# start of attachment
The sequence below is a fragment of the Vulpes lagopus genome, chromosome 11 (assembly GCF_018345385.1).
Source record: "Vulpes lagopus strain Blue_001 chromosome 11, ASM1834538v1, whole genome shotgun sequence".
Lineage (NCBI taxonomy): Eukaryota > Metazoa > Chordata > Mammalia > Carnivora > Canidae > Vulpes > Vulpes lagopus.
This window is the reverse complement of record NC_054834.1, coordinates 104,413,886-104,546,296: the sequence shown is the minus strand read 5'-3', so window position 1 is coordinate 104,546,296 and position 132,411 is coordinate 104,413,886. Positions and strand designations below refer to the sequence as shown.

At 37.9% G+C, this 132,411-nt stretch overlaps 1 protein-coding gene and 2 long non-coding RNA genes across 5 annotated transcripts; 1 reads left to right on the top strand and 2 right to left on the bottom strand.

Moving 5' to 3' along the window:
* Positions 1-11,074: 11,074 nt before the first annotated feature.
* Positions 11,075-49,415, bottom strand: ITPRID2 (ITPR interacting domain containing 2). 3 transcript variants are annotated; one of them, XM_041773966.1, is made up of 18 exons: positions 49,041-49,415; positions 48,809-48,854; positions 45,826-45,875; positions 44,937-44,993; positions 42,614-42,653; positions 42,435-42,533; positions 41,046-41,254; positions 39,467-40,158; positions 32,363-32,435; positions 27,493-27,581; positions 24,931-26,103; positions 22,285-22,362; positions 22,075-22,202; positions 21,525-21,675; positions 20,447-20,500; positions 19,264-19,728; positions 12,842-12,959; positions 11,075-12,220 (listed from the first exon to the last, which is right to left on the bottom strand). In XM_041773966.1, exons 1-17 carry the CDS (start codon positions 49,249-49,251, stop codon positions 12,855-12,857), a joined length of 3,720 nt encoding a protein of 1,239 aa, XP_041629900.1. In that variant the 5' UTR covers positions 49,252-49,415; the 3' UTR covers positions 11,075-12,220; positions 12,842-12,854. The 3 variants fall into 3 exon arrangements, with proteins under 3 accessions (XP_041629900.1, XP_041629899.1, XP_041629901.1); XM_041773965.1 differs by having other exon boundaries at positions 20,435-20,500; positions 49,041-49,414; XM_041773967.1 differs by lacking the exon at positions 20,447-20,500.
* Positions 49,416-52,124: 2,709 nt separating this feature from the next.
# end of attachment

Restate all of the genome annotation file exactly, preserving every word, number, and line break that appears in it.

The sequence below is a fragment of the Vulpes lagopus genome, chromosome 11 (assembly GCF_018345385.1).
Source record: "Vulpes lagopus strain Blue_001 chromosome 11, ASM1834538v1, whole genome shotgun sequence".
Lineage (NCBI taxonomy): Eukaryota > Metazoa > Chordata > Mammalia > Carnivora > Canidae > Vulpes > Vulpes lagopus.
This window is the reverse complement of record NC_054834.1, coordinates 104,413,886-104,546,296: the sequence shown is the minus strand read 5'-3', so window position 1 is coordinate 104,546,296 and position 132,411 is coordinate 104,413,886. Positions and strand designations below refer to the sequence as shown.

At 37.9% G+C, this 132,411-nt stretch overlaps 1 protein-coding gene and 2 long non-coding RNA genes across 5 annotated transcripts; 1 reads left to right on the top strand and 2 right to left on the bottom strand.

Moving 5' to 3' along the window:
* Positions 1-11,074: 11,074 nt before the first annotated feature.
* Positions 11,075-49,415, bottom strand: ITPRID2 (ITPR interacting domain containing 2). 3 transcript variants are annotated; one of them, XM_041773966.1, is made up of 18 exons: positions 49,041-49,415; positions 48,809-48,854; positions 45,826-45,875; positions 44,937-44,993; positions 42,614-42,653; positions 42,435-42,533; positions 41,046-41,254; positions 39,467-40,158; positions 32,363-32,435; positions 27,493-27,581; positions 24,931-26,103; positions 22,285-22,362; positions 22,075-22,202; positions 21,525-21,675; positions 20,447-20,500; positions 19,264-19,728; positions 12,842-12,959; positions 11,075-12,220 (listed from the first exon to the last, which is right to left on the bottom strand). In XM_041773966.1, exons 1-17 carry the CDS (start codon positions 49,249-49,251, stop codon positions 12,855-12,857), a joined length of 3,720 nt encoding a protein of 1,239 aa, XP_041629900.1. In that variant the 5' UTR covers positions 49,252-49,415; the 3' UTR covers positions 11,075-12,220; positions 12,842-12,854. The 3 variants fall into 3 exon arrangements, with proteins under 3 accessions (XP_041629900.1, XP_041629899.1, XP_041629901.1); XM_041773965.1 differs by having other exon boundaries at positions 20,435-20,500; positions 49,041-49,414; XM_041773967.1 differs by lacking the exon at positions 20,447-20,500.
* Positions 49,416-52,124: 2,709 nt separating this feature from the next.